• Michael Jackson Academic Journal

    The Michael Jackson Studies Academic Journal is a peer-reviewed online academic journal which aims to bring wider attention to Michael Jackson as artist, creating and implementing an academic model for the study of his multi-modal art.

Recent Articles

“Dangerous” by Dr. Susan Fast

Book Review by Karin Merx

Dangerous by Dr. Susan Fast

Dangerous by Dr. Susan Fast, volume 100 33 1/3, Bloomsbury, ISBN: PB: 978-1-6235-9; ePDF: 987-1-6235-6102-4; ePub: 987-116235-6156-7

‘Dangerous’ is a must read for every Michael Jackson fan, non-fan, critic or music lover. Dr. Susan Fast meticulously researched Michael Jackson’s 1991 album in a way that has never been done before and in doing so she puts Jackson back where he belongs; in the spotlight as the highly talented black musician and artist he was… and he was dangerous too!

The book also makes readers want to re-listen to the music and re-watch the short-films again and again.

Francesca Royster – Hee hee hee: Michael Jackson and the Transgendered Erotics of Voice

(c) DePaul University

On behalf of:

Francesca Royster. ‘Hee hee hee: Michael Jackson and the Transgendered Erotics of Voice.’ Originally published on the National Sexuality Resource Centre. 28 July 2005

‘Throats are part of the erotic act, commanding, whispering, swallowing. Through his cries, whispers, groans, whines, and grunts. Michael Jackson occupies a third space of gender.’ Through his cries, whispers, groans, whines, and grunts. Michael Jackson occupies a third space of gender.’ Francesca Royster explores the sexualisation of Jackson’s voice throughout his earlier solo works, ‘Off The Wall’, ‘Thriller’ and ‘Bad’ while contextualising his voice within the wider concept of African-American sexuality and its representation.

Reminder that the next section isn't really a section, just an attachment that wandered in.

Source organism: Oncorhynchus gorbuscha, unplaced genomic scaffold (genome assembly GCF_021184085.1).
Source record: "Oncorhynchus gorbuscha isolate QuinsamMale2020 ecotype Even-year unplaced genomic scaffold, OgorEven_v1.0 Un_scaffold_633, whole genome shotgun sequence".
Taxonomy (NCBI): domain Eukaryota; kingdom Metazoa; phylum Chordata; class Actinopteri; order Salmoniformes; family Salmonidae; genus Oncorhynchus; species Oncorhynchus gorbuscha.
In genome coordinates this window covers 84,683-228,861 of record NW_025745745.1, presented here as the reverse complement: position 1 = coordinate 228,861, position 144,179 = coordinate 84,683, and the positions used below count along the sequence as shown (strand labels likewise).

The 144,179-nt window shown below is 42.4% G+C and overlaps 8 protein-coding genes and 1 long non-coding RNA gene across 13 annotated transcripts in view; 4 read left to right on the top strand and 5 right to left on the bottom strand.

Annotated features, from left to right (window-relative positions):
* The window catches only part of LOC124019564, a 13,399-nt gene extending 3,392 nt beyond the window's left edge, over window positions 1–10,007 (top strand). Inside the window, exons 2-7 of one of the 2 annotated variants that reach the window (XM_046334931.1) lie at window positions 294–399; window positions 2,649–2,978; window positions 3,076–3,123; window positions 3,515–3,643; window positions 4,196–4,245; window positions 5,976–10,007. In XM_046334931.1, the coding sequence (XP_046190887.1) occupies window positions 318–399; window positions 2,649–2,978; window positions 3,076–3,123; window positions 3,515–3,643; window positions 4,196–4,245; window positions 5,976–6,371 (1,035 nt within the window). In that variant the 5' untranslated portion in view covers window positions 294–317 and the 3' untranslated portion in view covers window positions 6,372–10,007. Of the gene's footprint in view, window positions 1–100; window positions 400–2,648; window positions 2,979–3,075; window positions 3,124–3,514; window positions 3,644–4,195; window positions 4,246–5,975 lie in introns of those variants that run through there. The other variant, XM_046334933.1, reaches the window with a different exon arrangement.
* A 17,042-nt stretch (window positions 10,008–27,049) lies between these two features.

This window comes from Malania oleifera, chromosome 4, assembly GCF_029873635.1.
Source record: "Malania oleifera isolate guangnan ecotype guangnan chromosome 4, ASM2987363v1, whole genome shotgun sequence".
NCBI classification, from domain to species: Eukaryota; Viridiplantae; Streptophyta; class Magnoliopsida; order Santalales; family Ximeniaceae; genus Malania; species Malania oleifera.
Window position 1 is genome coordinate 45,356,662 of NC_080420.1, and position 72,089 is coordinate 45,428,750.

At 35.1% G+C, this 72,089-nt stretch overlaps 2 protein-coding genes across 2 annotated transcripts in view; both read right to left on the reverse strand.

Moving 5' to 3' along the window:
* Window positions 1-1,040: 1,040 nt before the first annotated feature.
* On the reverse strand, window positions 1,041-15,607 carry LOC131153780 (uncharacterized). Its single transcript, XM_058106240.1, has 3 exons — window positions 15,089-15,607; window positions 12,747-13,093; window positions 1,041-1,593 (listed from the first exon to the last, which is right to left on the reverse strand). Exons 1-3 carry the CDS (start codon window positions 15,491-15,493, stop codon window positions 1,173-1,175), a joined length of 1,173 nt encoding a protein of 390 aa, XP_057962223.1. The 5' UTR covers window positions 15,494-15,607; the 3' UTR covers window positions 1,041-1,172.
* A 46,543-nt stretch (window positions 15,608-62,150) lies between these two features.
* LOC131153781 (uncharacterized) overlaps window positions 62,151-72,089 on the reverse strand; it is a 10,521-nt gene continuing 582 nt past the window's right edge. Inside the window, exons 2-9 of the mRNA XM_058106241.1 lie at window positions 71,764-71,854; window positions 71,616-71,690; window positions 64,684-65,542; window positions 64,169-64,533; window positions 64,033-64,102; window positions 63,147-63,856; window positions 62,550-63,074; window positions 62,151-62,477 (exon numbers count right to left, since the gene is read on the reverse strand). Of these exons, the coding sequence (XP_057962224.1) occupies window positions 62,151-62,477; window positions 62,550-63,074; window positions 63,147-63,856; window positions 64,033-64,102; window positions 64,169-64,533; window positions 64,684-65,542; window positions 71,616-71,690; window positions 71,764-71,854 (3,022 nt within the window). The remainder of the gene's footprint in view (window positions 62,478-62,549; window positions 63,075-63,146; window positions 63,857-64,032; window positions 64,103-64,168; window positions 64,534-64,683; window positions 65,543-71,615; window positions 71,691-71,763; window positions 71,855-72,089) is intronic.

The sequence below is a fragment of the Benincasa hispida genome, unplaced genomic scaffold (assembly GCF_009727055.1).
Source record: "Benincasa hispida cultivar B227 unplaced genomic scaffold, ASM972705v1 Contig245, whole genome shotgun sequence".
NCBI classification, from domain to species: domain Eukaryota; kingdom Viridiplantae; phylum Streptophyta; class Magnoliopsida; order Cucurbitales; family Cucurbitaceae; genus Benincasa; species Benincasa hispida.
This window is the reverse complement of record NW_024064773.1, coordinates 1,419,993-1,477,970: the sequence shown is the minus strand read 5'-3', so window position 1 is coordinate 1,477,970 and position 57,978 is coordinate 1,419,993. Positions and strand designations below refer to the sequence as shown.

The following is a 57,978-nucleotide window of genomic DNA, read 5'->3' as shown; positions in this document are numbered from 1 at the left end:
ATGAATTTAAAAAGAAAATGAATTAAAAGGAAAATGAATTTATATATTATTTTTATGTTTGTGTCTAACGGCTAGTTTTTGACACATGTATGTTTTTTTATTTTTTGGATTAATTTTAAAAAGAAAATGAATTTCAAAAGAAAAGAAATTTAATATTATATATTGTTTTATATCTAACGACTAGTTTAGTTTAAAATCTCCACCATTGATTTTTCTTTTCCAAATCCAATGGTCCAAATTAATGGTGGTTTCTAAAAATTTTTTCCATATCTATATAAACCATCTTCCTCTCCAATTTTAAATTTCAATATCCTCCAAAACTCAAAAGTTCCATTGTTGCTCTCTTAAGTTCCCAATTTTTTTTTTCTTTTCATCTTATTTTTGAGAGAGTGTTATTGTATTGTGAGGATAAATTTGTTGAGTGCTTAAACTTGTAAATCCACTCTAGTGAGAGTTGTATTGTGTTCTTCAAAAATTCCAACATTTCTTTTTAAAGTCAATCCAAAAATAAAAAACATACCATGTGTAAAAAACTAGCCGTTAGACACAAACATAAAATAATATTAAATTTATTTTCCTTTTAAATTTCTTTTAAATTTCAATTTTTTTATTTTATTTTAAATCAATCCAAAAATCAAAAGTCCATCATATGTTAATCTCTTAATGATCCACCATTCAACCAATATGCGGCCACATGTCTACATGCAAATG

Read Full Article Here

Marta Miquel-Baldellou – A Tell-Tale Thriller

An Intertextual an Structural Insight into Poe's Pop


On behalf of

Miquel-Baldellou, Marta. “A Tell-Tale Thriller: An Intertextual and Structural Insight into Poe’s Pop.” De-Centring Cultural Studies: Past, Present and Future of Popular Culture. Ed. Jose-Igor Prieto-Arranz et al. Newcastle upon Tyne: Cambridge Scholars Publishing, 2013. 89-117.

Despite some initial hesitance, more scholars have increasingly established links between the
Bostonian writer Edgar Allan Poe and contemporary musicians like Lou Reed, Allan Parsons
Project as well as Bob Dylan. More recently, Michael Jackson has been added to the list,
especially since the King of Pop chose Vincent Price, the actor featuring in most of Roger
Corman’s films based on Poe’s tales, to participate in the highly acclaimed song and album
Thriller. Likewise, Michael Jackson admitted that he intended to play the role of Edgar Allan
Poe in a big-budget biopic entitled The Nightmares of Edgar Allan Poe, a film which was never
released. Actually, both Poe and Jackson share important biographical details such as the
pervasive influence of a tragic childhood, a tempestuous relationship with their respective
fathers, their ludicrous depiction by the press, their assumed eccentricity and popularity as
American icons, their misunderstood marriages, their financial debts, and even their untimely
death. This paper presents an intertextual analysis of Edgar Allan Poe’s tales and Michael
Jackson’s songs and videoclips with the aim to underline the narratological structures shared
between both authors’s works as representatives of contemporary popular culture.

Read Full Article Here